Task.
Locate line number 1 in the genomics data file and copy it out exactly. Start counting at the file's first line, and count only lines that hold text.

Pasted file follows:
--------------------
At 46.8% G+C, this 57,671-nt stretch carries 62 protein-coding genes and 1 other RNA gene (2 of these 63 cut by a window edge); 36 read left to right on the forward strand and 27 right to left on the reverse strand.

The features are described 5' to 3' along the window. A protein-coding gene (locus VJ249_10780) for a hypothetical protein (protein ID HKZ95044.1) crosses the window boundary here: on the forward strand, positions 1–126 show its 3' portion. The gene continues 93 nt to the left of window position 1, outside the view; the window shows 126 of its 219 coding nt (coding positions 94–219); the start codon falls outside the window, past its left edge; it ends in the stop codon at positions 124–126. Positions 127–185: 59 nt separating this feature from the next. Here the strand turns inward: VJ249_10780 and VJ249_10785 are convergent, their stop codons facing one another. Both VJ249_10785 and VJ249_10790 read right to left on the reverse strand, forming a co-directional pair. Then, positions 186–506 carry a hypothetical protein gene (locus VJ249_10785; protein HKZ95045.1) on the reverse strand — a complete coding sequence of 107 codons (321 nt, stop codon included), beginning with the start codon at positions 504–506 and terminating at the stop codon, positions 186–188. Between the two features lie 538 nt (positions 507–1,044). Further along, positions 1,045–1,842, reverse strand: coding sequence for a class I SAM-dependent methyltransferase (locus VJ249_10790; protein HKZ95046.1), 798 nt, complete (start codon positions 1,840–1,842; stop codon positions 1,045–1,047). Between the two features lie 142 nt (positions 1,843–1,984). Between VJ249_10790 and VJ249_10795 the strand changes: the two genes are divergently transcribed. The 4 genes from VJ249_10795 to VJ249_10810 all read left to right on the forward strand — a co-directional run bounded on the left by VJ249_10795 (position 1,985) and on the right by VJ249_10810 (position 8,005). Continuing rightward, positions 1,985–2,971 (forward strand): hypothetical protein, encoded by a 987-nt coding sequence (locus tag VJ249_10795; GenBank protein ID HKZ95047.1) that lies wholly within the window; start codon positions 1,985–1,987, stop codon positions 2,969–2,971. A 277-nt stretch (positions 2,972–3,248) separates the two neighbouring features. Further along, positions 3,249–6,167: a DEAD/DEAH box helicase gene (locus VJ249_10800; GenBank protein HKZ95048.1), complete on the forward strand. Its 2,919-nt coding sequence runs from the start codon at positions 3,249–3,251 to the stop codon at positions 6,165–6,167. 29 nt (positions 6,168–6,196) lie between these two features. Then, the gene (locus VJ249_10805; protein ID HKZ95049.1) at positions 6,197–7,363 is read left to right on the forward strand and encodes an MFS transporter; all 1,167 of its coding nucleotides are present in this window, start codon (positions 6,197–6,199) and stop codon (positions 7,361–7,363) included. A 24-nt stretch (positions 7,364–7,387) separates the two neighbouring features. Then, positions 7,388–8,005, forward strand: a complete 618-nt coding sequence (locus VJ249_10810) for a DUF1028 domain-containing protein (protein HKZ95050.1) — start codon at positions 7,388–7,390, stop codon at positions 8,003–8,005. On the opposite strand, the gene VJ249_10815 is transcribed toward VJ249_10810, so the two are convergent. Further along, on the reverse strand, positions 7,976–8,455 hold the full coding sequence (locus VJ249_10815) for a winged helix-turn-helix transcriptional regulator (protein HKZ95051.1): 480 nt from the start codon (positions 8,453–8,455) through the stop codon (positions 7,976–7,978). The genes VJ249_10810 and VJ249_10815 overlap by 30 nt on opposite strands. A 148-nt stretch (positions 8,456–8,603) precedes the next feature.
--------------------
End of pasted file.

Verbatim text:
At 46.8% G+C, this 57,671-nt stretch carries 62 protein-coding genes and 1 other RNA gene (2 of these 63 cut by a window edge); 36 read left to right on the forward strand and 27 right to left on the reverse strand.